5. Polaroid Go

The Polaroid Go is a palm-sized camera that everyone will fall in love with faster than a photograph can be developed. Larger instant cameras balance exposures better, and competitor Instax Mini cameras give somewhat better indoor image quality – but neither is as much fun to use or will earn you as many friends, as the Go… which nevertheless produces pleasing photos. One thing to consider is that Instax Mini film is less expensive than Polaroid Go film, but you’ll also need to replace the Mini’s AA batteries, whereas the Go only requires a USB connection to charge. The Go also has double exposures, which you won’t get until you go for a more expensive alternative like the Instax Mini 90. The Polaroid Go is a fun and quirky tiny camera that will be the star of your next party and will deposit a limitless quantity of memories in your pocket or wallet. And if you have children, this could be the ideal camera for them to begin with. Don’t forget to pick up some new Polaroid Go instant film!

6. Fujifilm Instax SQUARE SQ6

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The Fujifilm Instax Square SQ6 is powered by two tiny CR2 lithium batteries (included), which the manufacturer claims will last 30 film packs of 10 shots each. To entice Instagrammers away from their smartphones, this camera mimics the look of the ‘gramme logo and provides 1:1 square-format photos while keeping its analog workings. Again, we get a variety of body colors and a selfie feature, as well as three color filters that attach to the flash and double exposure, macro, and landscape modes. Unsurprisingly, the camera employs Fujifilm Square film, which produces a 6.2×6.2cm center image size. As with most film-based instant cameras, the images are a little bleached when compared to a digital shot, but if you’re looking to entice your teen away from their phone and into the real world, you couldn’t do better than the SQ6. A newer Fujifilm Instax Square SQ1 has recently been released, however, the older SQ6 is more affordable and has more functions, so this is the one to get.

7. Polaroid Now

The Polaroid Now is a nice addition to the Polaroid product range as well as a worthy addition to the increasingly congested field of instant cameras. It outperforms the OneStep2 in image quality because of its dual-lens autofocus system and enhanced flash, but it lacks the other capabilities (such as Bluetooth connectivity and remote trigger) available in the somewhat more expensive OneStep+. The Polaroid Now, on the other hand, is hard to match for pure point-and-shoot simplicity – and while the Instax Mini 11 beats it on price, we definitely like the full-size square prints that Polaroid offers. And, as much as we adore the Instax range, there’s nothing quite like holding a huge, boxy Polaroid when shooting old-school instant film. If you don’t require the added bells and whistles of the OneStep+, the Polaroid Now will not disappoint.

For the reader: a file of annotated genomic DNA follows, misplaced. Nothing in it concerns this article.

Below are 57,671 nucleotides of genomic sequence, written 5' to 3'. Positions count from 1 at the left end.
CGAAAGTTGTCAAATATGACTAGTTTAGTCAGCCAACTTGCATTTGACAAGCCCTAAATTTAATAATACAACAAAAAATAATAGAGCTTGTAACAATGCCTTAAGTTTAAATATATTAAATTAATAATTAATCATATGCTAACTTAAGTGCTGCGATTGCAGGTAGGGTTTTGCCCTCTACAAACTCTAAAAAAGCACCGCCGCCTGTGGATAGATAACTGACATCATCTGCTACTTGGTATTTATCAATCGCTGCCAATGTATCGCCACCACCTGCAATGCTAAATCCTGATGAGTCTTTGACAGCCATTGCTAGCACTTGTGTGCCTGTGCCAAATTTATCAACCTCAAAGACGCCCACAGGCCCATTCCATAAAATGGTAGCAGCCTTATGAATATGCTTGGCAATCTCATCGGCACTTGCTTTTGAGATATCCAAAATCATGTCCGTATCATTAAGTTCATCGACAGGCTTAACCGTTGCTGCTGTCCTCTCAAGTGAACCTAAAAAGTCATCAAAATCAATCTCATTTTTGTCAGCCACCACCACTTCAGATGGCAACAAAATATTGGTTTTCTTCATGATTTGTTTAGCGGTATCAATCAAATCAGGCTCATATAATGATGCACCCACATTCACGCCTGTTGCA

8. Kodak Smile Instant Print Camera

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The Kodak Smile Instant Print is a digital instant camera that combines the best of analog with the elegance of digital. This camera is as thin as a smartphone and employs Zink (zero ink) technology – it’s effectively a little printer with a lens, creating 2×3-inch sticky-backed prints. The sensor within the camera is a very modest 5MP (up to 10MP via interpolation), but for photographs on this site, you don’t need all the resolution in the world. Ultimately, the images it generates look more like printer images than instant shots – which isn’t necessarily a negative thing, but they lack the enchantment of instant film. With the ability to add up to 256GB of microSD memory, you may take as many photos as you like and then choose which ones to print. The internal battery keeps the camera slim, but you only get about 40 prints on each charge, which is significantly less than the 120-160 photos you get from Polaroids. The LCD screen is also on the basic side, so don’t anticipate the same level of fidelity as you would with a standard DSLR or mirrorless screen.
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9. Kodak Mini Shot 3 Retro